NAB sued for alleged negligence resulting in $400k life insurance void

Dispute highlights issues regarding vertical integration within financial services

NAB sued for alleged negligence resulting in $400k life insurance void

Life & Health

By Roxanne Libatique

NAB (National Australia Bank) is currently facing a lawsuit in Victoria, where the wife of a policyholder alleges that negligent advice from the bank led to the nullification of $400,000 in life insurance benefits.

Rachel Sneddon, the wife of the policyholder, claimed that the recommendations made by NAB to transfer her husband’s superannuation to its wealth management division, MLC, resulted in a lack of payout following his death in 2020.

How NAB’s advice allegedly led to nullification of life insurance

According to the Australian Financial Review’s (AFR) report, court documents show that the bank overlooked Mr Sneddon’s severe blood clotting condition in its advice, failing to disclose the potential risks involved in moving their superannuation and insurance to a new provider. Specifically, the Sneddons were not informed about the possibility of claim denial or coverage exclusions by the new insurer.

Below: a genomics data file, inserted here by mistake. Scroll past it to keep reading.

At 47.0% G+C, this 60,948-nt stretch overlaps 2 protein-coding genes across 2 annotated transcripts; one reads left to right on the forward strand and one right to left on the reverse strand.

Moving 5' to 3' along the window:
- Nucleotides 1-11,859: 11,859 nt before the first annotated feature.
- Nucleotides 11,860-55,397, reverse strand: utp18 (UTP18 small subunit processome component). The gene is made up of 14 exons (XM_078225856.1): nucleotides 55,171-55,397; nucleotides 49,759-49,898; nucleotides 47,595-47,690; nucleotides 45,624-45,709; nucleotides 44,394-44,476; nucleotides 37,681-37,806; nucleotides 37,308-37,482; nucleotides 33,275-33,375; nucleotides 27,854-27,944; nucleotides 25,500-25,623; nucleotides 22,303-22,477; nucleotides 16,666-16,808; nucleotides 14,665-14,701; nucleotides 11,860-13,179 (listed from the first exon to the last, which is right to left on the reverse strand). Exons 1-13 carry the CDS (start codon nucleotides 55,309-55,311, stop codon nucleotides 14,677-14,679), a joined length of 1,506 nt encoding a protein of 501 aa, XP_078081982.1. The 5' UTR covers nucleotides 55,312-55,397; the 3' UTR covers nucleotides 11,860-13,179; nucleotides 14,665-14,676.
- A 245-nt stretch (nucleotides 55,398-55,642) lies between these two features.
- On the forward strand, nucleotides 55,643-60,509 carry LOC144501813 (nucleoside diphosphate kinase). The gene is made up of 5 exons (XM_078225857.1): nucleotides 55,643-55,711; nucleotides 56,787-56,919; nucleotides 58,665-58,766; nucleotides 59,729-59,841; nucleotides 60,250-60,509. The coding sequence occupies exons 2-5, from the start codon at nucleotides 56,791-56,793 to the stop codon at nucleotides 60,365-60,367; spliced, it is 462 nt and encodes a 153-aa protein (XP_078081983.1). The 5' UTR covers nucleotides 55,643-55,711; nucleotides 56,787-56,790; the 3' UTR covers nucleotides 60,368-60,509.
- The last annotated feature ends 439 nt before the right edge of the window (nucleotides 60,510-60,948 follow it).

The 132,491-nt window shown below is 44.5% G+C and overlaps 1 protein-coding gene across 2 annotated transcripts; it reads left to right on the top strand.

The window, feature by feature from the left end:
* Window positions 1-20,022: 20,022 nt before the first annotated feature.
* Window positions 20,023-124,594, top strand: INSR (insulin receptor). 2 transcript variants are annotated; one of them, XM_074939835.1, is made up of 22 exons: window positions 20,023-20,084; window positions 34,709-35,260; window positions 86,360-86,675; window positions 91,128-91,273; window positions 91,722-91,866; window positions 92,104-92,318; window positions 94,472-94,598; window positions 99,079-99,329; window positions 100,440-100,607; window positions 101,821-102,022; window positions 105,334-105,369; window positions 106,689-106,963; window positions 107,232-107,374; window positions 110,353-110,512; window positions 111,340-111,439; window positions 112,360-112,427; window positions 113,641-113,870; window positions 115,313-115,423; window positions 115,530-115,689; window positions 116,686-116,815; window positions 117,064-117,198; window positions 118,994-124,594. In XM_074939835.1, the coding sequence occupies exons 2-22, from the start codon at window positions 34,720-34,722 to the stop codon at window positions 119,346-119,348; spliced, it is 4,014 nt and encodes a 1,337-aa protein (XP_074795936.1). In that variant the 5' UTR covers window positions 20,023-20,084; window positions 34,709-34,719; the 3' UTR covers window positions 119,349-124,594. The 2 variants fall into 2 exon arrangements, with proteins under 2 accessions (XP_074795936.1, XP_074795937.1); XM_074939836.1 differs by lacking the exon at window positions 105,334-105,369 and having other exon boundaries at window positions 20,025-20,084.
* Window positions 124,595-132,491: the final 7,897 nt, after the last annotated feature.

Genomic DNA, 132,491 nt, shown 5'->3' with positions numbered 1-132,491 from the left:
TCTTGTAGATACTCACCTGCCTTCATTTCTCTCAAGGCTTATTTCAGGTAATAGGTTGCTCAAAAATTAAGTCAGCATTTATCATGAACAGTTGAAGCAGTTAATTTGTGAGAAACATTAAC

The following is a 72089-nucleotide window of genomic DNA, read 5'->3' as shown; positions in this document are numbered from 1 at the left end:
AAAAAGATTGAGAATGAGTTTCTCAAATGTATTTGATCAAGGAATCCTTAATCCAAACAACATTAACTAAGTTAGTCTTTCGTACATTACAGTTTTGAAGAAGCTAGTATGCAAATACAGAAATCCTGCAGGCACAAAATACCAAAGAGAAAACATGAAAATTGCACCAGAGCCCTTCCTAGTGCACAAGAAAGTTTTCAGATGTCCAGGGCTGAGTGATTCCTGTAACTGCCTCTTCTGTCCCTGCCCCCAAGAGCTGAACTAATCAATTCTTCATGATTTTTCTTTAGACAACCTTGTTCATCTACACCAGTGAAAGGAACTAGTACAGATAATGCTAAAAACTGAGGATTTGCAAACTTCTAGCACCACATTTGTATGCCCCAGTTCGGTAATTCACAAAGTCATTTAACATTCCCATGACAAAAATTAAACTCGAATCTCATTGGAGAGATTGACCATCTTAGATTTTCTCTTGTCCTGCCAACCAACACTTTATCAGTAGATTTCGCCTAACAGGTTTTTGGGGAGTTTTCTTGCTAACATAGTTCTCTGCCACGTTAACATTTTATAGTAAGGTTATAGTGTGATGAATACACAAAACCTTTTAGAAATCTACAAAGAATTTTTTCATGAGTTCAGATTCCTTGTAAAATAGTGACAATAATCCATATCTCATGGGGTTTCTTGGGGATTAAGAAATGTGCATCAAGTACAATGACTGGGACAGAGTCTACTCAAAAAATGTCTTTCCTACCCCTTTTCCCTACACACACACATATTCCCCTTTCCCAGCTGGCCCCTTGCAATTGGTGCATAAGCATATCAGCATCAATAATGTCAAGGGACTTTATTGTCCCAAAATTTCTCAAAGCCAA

The lawsuit echoed key issues highlighted during the Hayne Royal Commission regarding vertical integration within financial services, where banks have been criticised for promoting their products over potentially more suitable options for customers.

Previously, the Sneddons were insured under superannuation accounts with AMP and Hostplus, with combined coverage close to $400,000. In 2015, following advice from NAB, they terminated these policies to transfer their superannuation entitlements to an MLC fund. However, Mrs Sneddon contends that when her husband died in early 2020, MLC denied the cover, citing undisclosed health issues.

The legal proceedings shed light on the obligations of financial institutions to ensure clients are fully aware of the implications of health conditions on insurance agreements. As the case continues in the Victorian Supreme Court, neither NAB nor Maurice Blackburn, representing Mrs Sneddon, have issued comments regarding the matter.

In other news from the Australian life insurance sector, the Life Code Compliance Committee shed light on a rising trend in compliance breaches by life insurers, making the third year of increasing infractions.

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